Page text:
"Nude For Satan" - "Nude For Satan" EP - The Lang Langs 2009
Charles: Nude for Satan is one of those 70’s European existentialist films with people wandering aimlessly around a deserted hotel. It’s terrible. The tedium of the thing put me right off gratuitous vampirism and lesbianism.
John: It did have a couple of see-through nighties though…It was one of a series of cheesy late 60s movies like Vampyros Lesbos that SBS were showing which had great so bad it’s good soundtrack music. So that was also part of the idea behind the Nude For Satan song – hit it with a surf instrumental!
JJ: Which brings me to you playing movies behind the band when you play, films that are remarkably matched to the song tempo. It’s often hard to say where the film images stop and the song starts or vice-versa - Frank Sinatra Has A Cold being a classic example. And your cover art is always spectacular, with strongly visual film images on it…
So where did the idea to run films behind the band come from?
John: It’s just fun to add the visual element of playing films behind us. Why not add something else for people to look at when we’re playing live? I love going to see shows like The Sounds Of Seduction with the Clutch Cargo cartoons playing behind them – I get a real belly laugh. It just adds an extra element: it feels like real entertainment rather than just going to see a bunch of people playing instruments.
JJ: You do a pretty good job of it – it looks very synched to the audience!
John: Well it comes down to luck sometimes and how fast or slow we’re playing on any given night. When we’re playing Frank Sinatra Has A Cold it’s pretty cool if Frank is right there when we’re playing it! And there’s nothing like having Godzilla stalking across a stage to get your attention!
JJ: Even better if you had the real thing, but I guess that could be expensive…
John: We’re working on it.
JJ: Let’s go through your three CDs.
John: The first one was called The Lang Langs AKA The Spinning Wheel CD because of its cover. That was recorded here in January 2005, pretty well put down live with a proper engineer and some guitar and vocal overdubs.
With each recording we like to learn a little more and bump it up to another level.
JJ: With You Only Lang Twice, your second CD, you guys predated the relaunch of the concept album by several years…given that it is a CD of songs that should have been on the Dr No soundtrack but weren’t.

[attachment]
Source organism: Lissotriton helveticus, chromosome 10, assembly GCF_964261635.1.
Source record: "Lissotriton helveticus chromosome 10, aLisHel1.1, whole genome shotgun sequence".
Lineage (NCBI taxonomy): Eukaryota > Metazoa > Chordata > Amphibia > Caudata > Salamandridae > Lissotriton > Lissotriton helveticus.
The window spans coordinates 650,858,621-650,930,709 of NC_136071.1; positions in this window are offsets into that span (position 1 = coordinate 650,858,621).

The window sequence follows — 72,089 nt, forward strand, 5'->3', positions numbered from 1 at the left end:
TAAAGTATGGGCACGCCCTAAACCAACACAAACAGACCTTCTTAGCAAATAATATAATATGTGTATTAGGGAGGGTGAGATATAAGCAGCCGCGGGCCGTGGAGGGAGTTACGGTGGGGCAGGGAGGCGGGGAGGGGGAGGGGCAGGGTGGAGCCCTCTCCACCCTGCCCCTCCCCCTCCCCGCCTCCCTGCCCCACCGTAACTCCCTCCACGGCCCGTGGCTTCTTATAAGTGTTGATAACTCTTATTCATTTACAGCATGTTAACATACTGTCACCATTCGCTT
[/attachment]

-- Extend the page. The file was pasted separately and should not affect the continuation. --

John: Well they actually were, but only in the director’s cut…we spent a whole afternoon on it rather than half an afternoon.
JJ: Have you actually sent copies to Ursula Andress and Sean Connery?
Charles: We’re waiting for Sean and Ursula to come to us.
JJ: Niagara liked the cover – what about the songs?
Charles: I don’t know, but she definitely liked the cover! I gave her a copy at the Sylvania Hitmen gig. She’s got such fantastic presence!
JJ: So the transition to the new one…Nude For Satan, also self-released. The tracks are Nude for Satan, Hot Rod Sinners, Cars Girls Real Feel, Slinky – and then the Spanish instrumental version of Nude For Satan, Desnuda Per Satana.
Charles: There’s some Dick Dale in the instrumental. His tune Taco Stand definitely influenced it.
JJ: So how would you describe the transition from the second CD to this one?
Charles: We were particularly aware of getting all the rhythm tracks right and doing good quality takes of all the solos and vocals. We also spent a lot more time mixing and mastering it.
JJ: Has the cover been decided yet? I’ve seen an Andy Warhol multi-image
John: That was a prototype only.
JJ: So it could feature Satan driving a hot rod past a bunch of girls holding Slinky toys
John: or a taco
JJ: Has it been officially released yet or received airplay?
Charles: We’re getting copies printed up and sent off to a range of people but Big Daddy K at 2RRR has been playing it, Jade at 3DDD in Adelaide also…and I hear that Andrew Stafford, author of "Pig City", has taken a copy back to Brisbane and will be spruiking it up there!
How can people get hold of a copy?
Charles: People can either contact us via our MySpace site or via email@example.com and send blank cheques/money orders. We don’t send them out for free but we can do you a good deal. Well also have some copies for sale at Mojo records in Sydney. So you can order it through them.
JJ: So even though you guys steadfastly swim against the tide of corporatisation, are you worried that Nude For Satan will be the top of the slippery slope down to Lang Langs tshirts, jeans commercials, high rotation videos etc?
Charles: we’re HOPING it’s the top of the slippery slope!
JJ: If Bill Gates happened to get hold of a Lang Langs CD and decided he was bored of charitable philanthropy and wanted to throw some money into the mindless vacuum of rock and roll, would you knock it back?
Charles: We’re prepared to abandon all principles and dignity. We’re just waiting for the right offer.
John: Maybe the rugby league marketing people might pick us up for theme songs. Nude For Satan could almost be written for the NRL.
JJ: Finally, who would you like to have cover one of your songs?
Charles: Nancy Sinatra and Lee Hazlewood doing "Wolverine Blues".
Michael: The Hives.
John: Nana Mouskouri.
Charles: More seriously I’d really like to see the Hitmen cover a song. So there you go Johnny, the offer’s on the table!
* J.J. Adams is a former RAM (Rock Australia Magazine) and Sydney Morning Herald music writer.
The Lang Langs play the Winter of Our Discotheque music and rock writers event at the Red Rattler in Wicks Park, Marrickville, Sydney on July 5 from 1-5pm along with The Men From UNCLE, The Dead Rabids and Ned Alphabet with readings from Bob Short and J.J. Adams.
Enter to win a copy of the "Nude For Satan" EP here.